(2) (a) After the granting of a petition and prior to a full competency hearing, the court may order the Department of Human Services to examine the person and to report to the court concerning the defendant's mental condition.
(b) The defendant shall be examined by at least two mental health experts not involved in the current treatment of the defendant.
(c) If the issue is sufficiently raised in the petition or if it becomes apparent that the defendant may be incompetent due to mental retardation, at least one expert experienced in mental retardation assessment shall evaluate the defendant. Upon appointment of the experts, the petitioner or other party as directed by the court shall provide information and materials to the examiners relevant to a determination of the defendant's competency and shall provide copies of the charging document, arrest or incident reports pertaining to the charged offense, known criminal history information, and known prior mental health evaluations and treatments.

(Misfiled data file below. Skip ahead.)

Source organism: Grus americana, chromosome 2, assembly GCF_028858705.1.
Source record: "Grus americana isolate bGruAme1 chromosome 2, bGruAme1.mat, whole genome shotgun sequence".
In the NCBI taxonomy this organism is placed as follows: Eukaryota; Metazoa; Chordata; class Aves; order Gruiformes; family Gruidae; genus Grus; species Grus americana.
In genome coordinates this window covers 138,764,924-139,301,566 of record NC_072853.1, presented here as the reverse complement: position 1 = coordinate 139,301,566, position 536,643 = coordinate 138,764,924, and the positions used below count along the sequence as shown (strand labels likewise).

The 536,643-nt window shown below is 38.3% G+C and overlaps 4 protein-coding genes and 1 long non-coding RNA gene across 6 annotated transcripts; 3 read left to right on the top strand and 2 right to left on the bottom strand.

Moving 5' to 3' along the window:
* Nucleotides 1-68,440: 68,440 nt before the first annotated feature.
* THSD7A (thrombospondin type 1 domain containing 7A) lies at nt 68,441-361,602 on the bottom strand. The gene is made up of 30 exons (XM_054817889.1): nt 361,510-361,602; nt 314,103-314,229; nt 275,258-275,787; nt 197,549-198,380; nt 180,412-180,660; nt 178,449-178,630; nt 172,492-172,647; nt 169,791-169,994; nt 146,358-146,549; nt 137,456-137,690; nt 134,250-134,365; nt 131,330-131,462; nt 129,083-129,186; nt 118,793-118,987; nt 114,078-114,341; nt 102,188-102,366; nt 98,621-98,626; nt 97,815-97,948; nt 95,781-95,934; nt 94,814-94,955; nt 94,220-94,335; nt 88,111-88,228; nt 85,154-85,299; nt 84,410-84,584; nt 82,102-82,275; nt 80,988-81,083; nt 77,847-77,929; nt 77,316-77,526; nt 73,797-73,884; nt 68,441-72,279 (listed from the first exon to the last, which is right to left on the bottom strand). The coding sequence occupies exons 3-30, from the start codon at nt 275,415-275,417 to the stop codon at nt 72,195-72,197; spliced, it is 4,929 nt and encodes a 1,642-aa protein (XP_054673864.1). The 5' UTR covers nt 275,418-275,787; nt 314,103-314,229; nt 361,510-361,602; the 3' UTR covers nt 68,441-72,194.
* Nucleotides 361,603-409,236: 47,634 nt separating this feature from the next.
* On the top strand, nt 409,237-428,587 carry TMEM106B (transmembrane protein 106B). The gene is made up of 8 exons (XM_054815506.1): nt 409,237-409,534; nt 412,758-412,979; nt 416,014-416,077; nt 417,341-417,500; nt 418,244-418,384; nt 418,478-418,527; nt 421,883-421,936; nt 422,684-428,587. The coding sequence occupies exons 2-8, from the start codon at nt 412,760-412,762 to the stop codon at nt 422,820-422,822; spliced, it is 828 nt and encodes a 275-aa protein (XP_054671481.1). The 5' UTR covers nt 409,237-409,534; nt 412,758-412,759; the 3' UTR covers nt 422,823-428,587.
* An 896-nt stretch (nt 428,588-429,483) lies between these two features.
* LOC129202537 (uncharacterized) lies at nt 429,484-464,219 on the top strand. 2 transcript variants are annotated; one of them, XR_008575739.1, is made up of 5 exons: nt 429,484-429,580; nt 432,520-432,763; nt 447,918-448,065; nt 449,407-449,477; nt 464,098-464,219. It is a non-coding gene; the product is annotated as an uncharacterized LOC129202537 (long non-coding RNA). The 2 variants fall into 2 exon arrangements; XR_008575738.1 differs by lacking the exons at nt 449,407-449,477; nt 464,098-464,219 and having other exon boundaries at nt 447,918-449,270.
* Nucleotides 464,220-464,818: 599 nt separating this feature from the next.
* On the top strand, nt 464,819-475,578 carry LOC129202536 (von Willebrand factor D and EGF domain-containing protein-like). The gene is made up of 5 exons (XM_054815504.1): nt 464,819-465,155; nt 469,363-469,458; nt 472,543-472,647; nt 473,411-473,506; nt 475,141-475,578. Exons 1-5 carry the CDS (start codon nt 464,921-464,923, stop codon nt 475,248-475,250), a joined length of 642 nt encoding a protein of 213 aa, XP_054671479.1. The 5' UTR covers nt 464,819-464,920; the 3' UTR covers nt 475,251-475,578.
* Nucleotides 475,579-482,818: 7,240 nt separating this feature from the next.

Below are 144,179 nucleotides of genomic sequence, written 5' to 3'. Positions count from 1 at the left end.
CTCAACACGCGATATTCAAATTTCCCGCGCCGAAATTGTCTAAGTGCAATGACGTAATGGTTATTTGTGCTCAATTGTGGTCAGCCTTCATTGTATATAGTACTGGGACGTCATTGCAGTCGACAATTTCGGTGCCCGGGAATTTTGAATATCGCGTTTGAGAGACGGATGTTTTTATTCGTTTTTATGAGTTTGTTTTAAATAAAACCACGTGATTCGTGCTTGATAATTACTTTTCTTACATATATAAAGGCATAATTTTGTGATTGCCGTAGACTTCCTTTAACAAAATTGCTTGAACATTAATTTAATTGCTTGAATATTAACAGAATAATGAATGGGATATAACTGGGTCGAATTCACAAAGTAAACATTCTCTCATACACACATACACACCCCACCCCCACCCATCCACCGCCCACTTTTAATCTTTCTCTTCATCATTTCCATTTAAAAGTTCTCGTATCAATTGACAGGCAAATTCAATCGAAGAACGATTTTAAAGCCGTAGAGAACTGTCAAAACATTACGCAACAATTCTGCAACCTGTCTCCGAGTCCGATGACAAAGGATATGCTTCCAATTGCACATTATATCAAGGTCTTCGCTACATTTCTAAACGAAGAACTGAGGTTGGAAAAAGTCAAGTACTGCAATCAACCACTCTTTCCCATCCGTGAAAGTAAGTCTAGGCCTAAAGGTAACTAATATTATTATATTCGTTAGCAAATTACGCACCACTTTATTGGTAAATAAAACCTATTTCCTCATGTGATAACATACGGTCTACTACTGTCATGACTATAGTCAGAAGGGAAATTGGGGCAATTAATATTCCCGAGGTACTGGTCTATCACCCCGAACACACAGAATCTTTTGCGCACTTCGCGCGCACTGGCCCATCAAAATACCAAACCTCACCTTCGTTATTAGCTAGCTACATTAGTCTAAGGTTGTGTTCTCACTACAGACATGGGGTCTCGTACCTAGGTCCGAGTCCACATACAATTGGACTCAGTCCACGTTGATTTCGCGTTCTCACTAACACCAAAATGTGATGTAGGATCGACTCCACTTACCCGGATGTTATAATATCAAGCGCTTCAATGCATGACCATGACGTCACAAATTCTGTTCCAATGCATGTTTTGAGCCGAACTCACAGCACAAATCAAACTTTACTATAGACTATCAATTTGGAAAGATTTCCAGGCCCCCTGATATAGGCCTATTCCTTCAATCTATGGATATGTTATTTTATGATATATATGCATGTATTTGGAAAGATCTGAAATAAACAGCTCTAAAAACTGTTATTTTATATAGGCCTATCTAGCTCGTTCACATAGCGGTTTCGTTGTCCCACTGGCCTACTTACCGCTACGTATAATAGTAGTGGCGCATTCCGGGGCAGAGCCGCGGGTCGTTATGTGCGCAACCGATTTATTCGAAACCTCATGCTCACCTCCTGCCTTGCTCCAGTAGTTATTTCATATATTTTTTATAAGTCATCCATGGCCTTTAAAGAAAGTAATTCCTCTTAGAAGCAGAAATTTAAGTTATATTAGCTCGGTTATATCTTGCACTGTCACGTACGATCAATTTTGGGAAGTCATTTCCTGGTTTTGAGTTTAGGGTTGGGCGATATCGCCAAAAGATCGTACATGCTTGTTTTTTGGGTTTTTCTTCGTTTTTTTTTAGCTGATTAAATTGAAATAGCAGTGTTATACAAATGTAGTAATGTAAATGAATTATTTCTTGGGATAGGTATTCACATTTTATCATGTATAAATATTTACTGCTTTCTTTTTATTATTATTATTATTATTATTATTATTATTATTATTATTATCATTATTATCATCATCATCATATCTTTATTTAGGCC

(d) The prosecuting and defense attorneys shall cooperate in providing the relevant information and materials to the examiners, and the court may make the necessary orders to provide the information listed in Subsection (2)(c) to the examiners. The court may provide in its order for a competency examination of a defendant that custodians of mental health records pertaining to the defendant shall provide those records to the examiners without the need for consent of the defendant or further order of the court.
(3) During the examination under Subsection (2), unless the court or the executive director of the department directs otherwise, the defendant shall be retained in the same custody or status he was in at the time the examination was ordered.